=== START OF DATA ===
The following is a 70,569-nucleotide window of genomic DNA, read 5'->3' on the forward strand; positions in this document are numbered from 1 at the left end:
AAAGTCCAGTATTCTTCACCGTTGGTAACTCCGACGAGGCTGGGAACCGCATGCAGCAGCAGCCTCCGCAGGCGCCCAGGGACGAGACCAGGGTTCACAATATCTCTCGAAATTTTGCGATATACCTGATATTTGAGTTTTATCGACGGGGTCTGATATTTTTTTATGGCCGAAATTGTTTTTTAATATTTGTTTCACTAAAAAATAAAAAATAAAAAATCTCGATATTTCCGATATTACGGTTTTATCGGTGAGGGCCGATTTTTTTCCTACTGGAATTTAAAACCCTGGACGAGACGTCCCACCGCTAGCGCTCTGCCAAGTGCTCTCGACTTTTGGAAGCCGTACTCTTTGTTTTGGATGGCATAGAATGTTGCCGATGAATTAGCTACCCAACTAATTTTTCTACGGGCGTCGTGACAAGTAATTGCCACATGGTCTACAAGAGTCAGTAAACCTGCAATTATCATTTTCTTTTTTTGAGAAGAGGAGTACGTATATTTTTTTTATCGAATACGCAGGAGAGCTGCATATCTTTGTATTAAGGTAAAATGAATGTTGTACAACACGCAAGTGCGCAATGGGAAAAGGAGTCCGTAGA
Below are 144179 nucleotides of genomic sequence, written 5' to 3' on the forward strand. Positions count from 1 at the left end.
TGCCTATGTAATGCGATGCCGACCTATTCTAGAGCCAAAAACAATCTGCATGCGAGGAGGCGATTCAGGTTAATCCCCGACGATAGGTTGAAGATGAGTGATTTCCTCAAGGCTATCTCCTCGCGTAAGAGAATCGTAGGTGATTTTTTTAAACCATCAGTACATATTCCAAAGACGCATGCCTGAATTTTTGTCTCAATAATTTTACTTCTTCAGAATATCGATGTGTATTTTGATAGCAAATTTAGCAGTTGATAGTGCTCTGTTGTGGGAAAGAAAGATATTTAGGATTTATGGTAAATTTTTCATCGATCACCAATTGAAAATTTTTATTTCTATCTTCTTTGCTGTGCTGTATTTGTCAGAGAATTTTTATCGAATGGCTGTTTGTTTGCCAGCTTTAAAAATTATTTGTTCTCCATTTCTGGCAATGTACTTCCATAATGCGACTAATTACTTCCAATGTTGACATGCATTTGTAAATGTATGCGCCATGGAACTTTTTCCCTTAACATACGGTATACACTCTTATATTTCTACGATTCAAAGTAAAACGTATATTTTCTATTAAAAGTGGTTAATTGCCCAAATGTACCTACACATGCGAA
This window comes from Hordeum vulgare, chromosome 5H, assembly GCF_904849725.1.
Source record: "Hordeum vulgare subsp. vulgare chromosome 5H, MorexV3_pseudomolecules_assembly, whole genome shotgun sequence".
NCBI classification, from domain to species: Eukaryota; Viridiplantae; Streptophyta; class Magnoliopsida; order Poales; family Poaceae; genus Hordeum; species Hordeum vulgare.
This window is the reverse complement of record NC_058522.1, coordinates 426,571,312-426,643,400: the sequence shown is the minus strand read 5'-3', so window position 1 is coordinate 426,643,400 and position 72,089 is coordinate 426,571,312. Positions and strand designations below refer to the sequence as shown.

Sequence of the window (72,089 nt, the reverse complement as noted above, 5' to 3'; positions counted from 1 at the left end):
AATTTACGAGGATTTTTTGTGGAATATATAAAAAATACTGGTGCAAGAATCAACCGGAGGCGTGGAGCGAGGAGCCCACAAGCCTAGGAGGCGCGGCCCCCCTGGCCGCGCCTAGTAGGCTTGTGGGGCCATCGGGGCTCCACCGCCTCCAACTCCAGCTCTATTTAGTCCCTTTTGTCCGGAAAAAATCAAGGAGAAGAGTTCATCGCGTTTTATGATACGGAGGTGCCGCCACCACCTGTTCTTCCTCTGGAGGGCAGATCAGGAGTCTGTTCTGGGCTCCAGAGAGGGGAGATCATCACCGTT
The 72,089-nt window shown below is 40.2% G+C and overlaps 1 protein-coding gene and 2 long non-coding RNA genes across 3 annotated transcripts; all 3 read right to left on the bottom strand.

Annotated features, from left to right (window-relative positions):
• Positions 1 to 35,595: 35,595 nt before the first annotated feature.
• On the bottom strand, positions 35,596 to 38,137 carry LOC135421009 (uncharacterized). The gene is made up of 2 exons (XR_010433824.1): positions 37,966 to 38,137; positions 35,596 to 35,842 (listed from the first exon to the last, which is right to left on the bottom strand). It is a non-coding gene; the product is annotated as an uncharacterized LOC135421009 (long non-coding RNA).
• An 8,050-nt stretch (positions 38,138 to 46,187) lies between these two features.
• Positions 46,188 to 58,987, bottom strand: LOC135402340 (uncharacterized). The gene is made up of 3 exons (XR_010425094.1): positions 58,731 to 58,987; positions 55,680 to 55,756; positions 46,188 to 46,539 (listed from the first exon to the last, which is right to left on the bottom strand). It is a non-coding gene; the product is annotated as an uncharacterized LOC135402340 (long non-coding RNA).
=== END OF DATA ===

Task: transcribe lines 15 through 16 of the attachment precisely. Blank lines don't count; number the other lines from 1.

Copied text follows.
• An 8,050-nt stretch (positions 38,138 to 46,187) lies between these two features.
• Positions 46,188 to 58,987, bottom strand: LOC135402340 (uncharacterized). The gene is made up of 3 exons (XR_010425094.1): positions 58,731 to 58,987; positions 55,680 to 55,756; positions 46,188 to 46,539 (listed from the first exon to the last, which is right to left on the bottom strand). It is a non-coding gene; the product is annotated as an uncharacterized LOC135402340 (long non-coding RNA).